Social Media

Planned behaviour, risky decisions and mental shortcuts when designing a live video on social media for a football club

Football clubs provide brand experiences through live video on social media for their spectators by producing audiovisual content. Producers of live videos, often in-house marketers or communication managers, can implement psychological principles as discussed by Yocco (2016) to deliver more enticing live videos. This post assumes a fictitious setting to portray how these psychological principles can be applied to the conceptualisation and production of live videos on social media.

A fictitious scenario

FC Xample intends to produce a Facebook live video, which informs the club’s followers about new products or services. The followers will want to watch the live video, because the information provided are relevant for them. Assuming that the fictitious goal of the club is to lead viewers to their FC Xample TV website – a website that offers live-viewing of all games for a yearly subscription fee of €100 – and convert them into paying subscribers, the live video would assist viewers making the planned decision to sign up for the FC Xample TV service.

Planned behaviour

The scenario of planned behaviour which includes behaviour, normative, and control beliefs looks as follows:Planned behavior)

Behaviour beliefs

Yocco (2016, p. 19) notes that “Behavior beliefs are what people think will happen when they do something. […] They form their attitude toward the behavior.” In the case at hand, John, who follows FC Xample on Facebook, thinks that watching the live video will provide him with first-hand and useful information. The information will help him make a decision that leaves him better off. Furthermore, it will give John and all other viewers a time advantage, given that the information is communicated live.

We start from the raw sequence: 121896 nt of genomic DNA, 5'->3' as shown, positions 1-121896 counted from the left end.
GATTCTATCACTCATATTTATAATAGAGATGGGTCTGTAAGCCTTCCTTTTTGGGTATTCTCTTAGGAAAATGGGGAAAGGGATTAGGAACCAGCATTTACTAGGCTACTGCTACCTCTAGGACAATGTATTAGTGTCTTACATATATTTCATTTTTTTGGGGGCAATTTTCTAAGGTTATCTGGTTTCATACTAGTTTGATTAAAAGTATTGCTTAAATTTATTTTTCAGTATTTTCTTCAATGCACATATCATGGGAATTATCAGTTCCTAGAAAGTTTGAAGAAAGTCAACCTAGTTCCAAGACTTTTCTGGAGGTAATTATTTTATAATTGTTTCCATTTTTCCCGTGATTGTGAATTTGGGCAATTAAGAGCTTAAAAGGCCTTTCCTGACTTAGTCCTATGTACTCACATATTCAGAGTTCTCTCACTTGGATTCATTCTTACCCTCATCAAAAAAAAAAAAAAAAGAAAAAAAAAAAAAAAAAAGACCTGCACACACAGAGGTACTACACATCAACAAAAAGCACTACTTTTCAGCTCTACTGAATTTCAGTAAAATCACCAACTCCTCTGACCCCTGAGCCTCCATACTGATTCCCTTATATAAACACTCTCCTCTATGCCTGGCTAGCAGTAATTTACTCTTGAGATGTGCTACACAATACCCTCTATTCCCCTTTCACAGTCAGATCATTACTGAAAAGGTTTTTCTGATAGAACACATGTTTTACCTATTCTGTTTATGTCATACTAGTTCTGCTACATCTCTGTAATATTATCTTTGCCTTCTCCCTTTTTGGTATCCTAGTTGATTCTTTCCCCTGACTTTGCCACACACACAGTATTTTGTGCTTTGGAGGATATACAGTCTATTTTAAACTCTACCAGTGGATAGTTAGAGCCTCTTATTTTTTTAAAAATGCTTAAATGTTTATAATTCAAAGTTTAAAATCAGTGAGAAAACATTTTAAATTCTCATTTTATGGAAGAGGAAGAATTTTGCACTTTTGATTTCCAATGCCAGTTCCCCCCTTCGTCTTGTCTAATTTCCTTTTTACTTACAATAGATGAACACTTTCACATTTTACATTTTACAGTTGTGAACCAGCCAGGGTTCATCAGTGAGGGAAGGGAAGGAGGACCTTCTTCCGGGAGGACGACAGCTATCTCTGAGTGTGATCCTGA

Normative beliefs

According to Yocco (2016, p. 20), “Normative beliefs are the expectations people think others hold toward a behavior. This leads to the formation of subjective norms, or how the individual feels others judge the behavior.” The live video on Facebook provides viewers with the opportunity to interact with the producers and other viewers. Hence, followers of FC Xample will perceive watching the live stream and commenting on the happening as a social norm, potentially strengthening the community feeling and loyalty towards the FC Xample brand.

Control beliefs

Yocco (2016, p. 21) explains, “Control beliefs reflect individuals’ thoughts on whom or where the power to choose to engage in a behavior lies. […] Perceived behavioral control is the level of ease an individual assigns to completing the behavior.” A Facebook live video is easily accessible through a desktop or laptop computer and offers full mobile access through a smartphone. These features give a high degree of control to all followers on where and how they wish to view the stream. Furthermore, it gives viewers the choice to interact with the brand (producer of the stream) or other viewers. Or, they can decide to view the video without interacting in any way.